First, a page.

Everyone wants to know the trade secrets behind anti-aging; how to pull off being mistaken for a teenager past fifty. Jump back a matter of decades and most people would have told you that it’s all in the genes – what you inherit will determine how well you age but fast-forward to the present day and our savvy selves know full well that a facelift is all you need. We are the re-generation.
Something exciting is happening in my hometown. The Bristolian theatrical powerhouse that is the Old Vic has risen, phoenix-like, from the ashes and its geriatric former self has been traded in for a younger model – one that has a spring in its step and a glint in its eye.
The Bristol Old Vic Company is a ripe sixty-four years old and resides in a sixteenth century building that is noted for being the oldest theatre in the United Kingdom. As a Bristol-girl, the Old Vic played an important part in my formative theatre years but there was a time when I forsook it in favour of pastures new. The fusty interior, the repertory plays, the toffs in the foyer and the inflated ticket prices didn’t do it for me. I wanted experimental. I wanted Kane. I wanted In-Yer-Face. And I wanted it now and all for under the price of a Happy Meal.
Then something awful happened. The Bristol Old Vic announced its closure to allow time to find the funds for refurbishment and many, including myself, believed it may never open its doors again. Suddenly, I found myself pining for that Golden Age of Bristol Theatre in a way that only retrospect can let you truly appreciate that which you took for granted. This story has a happy ending however and the Old Vic was back in business by the beginning of 2009.
Nearly two years later, I have witnessed its continual development into the kind of theatre that really gets the creative juices flowing. It has a fantastically varied and exciting programme that balances in-house productions with touring and guest companies; newly appointed Artistic Director Tom Morris’ Far Away and Kneehigh’s upcoming Red Shoes are two such examples. It invests in new and emerging talent; hosting a ‘Writers Room’ forum and offering a wonderful scheme whereby empty rehearsal space is freely let. They hold regular events such as Mayfest and more recently Ferment, which provided a much needed opportunity for artists to present their works-in-progress in a performance context.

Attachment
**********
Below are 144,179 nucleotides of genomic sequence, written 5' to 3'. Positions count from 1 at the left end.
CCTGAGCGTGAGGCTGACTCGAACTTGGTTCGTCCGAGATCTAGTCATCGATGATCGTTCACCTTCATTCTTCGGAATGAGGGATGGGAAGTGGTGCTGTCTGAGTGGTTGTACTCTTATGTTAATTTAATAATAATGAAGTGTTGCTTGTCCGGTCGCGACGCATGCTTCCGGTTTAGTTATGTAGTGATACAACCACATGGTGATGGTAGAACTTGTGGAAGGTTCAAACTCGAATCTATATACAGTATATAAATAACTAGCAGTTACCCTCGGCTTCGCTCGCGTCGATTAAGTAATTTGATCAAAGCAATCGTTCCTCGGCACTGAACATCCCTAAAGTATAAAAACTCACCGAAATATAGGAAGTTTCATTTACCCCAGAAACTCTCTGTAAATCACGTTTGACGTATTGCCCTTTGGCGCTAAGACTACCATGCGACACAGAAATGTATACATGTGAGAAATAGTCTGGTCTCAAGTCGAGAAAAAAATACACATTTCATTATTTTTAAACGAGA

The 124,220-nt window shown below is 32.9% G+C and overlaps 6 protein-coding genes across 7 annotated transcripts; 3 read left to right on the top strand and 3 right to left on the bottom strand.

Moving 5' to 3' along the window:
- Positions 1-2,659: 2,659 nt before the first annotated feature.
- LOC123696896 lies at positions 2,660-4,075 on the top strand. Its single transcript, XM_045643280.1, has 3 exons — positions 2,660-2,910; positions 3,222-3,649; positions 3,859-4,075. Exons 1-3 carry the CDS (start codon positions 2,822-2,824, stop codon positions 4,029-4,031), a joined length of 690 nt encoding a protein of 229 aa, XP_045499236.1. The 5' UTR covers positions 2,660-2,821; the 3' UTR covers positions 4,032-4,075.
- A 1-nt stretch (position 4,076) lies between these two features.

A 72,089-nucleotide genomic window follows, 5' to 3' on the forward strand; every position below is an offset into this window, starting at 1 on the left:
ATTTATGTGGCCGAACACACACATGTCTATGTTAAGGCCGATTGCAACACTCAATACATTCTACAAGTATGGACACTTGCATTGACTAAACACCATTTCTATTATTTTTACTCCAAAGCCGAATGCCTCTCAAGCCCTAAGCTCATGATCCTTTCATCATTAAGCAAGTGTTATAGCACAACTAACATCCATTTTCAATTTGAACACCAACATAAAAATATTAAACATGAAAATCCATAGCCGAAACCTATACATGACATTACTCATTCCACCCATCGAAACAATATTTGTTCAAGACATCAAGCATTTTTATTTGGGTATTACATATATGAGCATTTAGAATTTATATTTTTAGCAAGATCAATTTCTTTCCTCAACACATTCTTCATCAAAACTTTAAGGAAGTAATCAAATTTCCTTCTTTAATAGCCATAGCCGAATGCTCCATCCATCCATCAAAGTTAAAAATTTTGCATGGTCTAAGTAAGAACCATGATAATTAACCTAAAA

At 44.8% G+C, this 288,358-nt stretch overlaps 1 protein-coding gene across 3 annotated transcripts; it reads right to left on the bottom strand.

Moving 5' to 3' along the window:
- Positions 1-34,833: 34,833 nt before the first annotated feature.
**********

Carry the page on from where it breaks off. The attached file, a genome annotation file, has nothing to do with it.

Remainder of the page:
Furthermore, the theatre has a truly spectacular platform for young people in the arts. This weekend I had the pleasure of watching the Young Vic Company at the Bristol Harbourside Festival where a makeshift stage had been erected directly outside the theatre on King Street. Presenting three devised shows, the four hundred and fifty strong, 7-25 year old company members illustrated perfectly how the Old Vic had arrived, alive and kicking, into the twenty-first century. And better still, they’re not waiting for their audience to join them. As Young Company Director, Tid, commented on the al fresco setting: ‘If you’re not going to come in then we thought we’d bring the theatre out to you!’
Vicky Pollards exeunt – there are no ‘yeah-but-no-buts’ to be had. The Bristol Old Vic is back and it is so much better than before.
For more information please visit http://www.bristololdvic.org.uk/